The Lizard (1972)

thelizard_1The Lizard [壁虎] (1972)

Starring Yueh Hua, Connie Chan Po-Chu, Lo Lieh, Yeung Chi-Hing, Goo Man-Chung, Lydia Shum, Cheng Kang-Yeh, Chan Ho, Ou-Yang Sha-Fei, Wu Ma, Choi Yuen-Ping, Ma Chien-Tang, Chung Wa

Directed by Chor Yuen

Expectations: Moderate.

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Director Chor Yuen’s previous film in this review series was the multi-genre masterpiece Intimate Confessions of a Chinese Courtesan, and with The Lizard he applies the same principles to different genres. The Lizard is a simple film on the surface, but once it gets rolling it reveals itself as a fairly dense hybrid film, mainly mashing kung fu together with comedy. There were Shaw Bros martial arts films that had some laughs prior to this, but none that go directly for the laughs throughout like The Lizard. So, at least in terms of the Shaw output, this is most likely the first attempt at a true kung fu comedy.

For this alone, The Lizard is notable and actually kind of subversive for its day; as Chang Cheh was pushing the martial arts genre forward into dramatic, male-dominated bashers with each subsequent film, Chor Yuen dared to go in a completely different direction. The Lizard takes a well-worn wuxia storyline (the tale of a Robin Hood-like masked figure) and transports it to the modern era. Chor Yuen then adds a couple tablespoons of romance, a pinch of thriller, a dollop of the casino film (actually outright stealing the ability to accurately hear dice rolling from The Casino‘s main character, who was also played by Yueh Hua), and a few sprinkles of wuxia so that his characters can leap around the wonderfully constructed Shaw Bros. sets.

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The Invincible Eight (1971)

TheInvincibleEight+1971-85-bStarring Nora Miao, Tang Ching, Angela Mao, Paul Chang Chung, Lee Kwan, James Tin Jun, Lydia Shum, Pai Ying, Patrick Tse Yin, Han Ying Chieh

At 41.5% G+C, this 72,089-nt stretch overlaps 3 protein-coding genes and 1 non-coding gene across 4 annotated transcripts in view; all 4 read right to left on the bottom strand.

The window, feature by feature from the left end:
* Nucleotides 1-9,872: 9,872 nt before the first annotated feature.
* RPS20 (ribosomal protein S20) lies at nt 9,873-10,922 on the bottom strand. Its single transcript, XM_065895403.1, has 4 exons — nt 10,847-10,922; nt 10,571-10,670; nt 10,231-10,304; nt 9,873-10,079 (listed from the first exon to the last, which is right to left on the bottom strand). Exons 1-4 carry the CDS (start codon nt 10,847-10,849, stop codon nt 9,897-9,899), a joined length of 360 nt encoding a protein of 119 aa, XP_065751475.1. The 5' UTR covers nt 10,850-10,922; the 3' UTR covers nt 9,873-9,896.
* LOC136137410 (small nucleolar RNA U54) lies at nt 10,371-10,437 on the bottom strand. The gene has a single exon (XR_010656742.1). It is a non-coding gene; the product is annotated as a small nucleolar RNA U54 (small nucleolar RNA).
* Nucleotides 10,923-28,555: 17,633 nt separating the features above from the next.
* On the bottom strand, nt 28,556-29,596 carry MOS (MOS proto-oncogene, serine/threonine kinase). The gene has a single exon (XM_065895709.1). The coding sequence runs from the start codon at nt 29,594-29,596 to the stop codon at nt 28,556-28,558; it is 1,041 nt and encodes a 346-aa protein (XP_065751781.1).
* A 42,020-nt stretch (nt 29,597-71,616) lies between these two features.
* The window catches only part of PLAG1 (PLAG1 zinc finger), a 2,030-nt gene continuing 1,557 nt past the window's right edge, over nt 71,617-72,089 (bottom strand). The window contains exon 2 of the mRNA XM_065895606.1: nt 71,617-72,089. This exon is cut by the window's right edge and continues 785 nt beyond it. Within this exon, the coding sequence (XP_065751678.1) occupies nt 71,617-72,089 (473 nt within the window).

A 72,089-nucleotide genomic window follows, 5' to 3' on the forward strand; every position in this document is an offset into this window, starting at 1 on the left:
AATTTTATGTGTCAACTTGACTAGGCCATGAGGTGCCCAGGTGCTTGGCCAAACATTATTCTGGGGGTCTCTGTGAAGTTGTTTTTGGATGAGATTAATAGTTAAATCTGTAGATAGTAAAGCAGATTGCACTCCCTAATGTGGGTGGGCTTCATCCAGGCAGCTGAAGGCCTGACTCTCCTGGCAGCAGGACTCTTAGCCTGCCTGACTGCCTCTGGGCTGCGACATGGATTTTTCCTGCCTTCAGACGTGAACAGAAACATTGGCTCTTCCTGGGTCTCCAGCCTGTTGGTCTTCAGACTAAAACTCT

Directed by Lo Wei

Expectations: Moderately high. I’m eager to see the film that launched Golden Harvest.

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Sometime in 1970, Shaw Brothers executives Raymond Chow and Leonard Ho left the company to start up their own. They hoped to create a studio that would breed creativity instead of stifle it like they felt the Shaw Brothers did, and thus Golden Harvest was born. Many others defected from the Shaw camp as well, and on this film some of the notable people include director Lo Wei and martial arts choreographers Han Ying-Chieh and Sammo Hung. This focus on creativity isn’t so much in evidence in The Invincible Eight, but it does show itself over the studio’s history. And it was ultimately this focus that also allowed Golden Harvest to woo a young Bruce Lee away from a potential Shaw contract, writing martial arts film history when, later in 1971, Lo Wei directed the classic film The Big Boss.

With the short history lesson out of the way, I can now focus on The Invincible Eight. I had high hopes that this film would continue along the path of Lo Wei’s previous film Brothers Five, delivering creative, incredible martial arts action well ahead of its time. It succeeds in being entertaining, and being a fun wuxia film, but innovative it really isn’t. The Invincible Eight feels like it was made by a newly formed, upstart studio, as every single aspect of the production is a step down from the Shaw films from the same era. The film has tons of positives in its corner, but it’s hard to get past the fact that it would’ve been a lot more thrilling had it been made under the Shaw banner.

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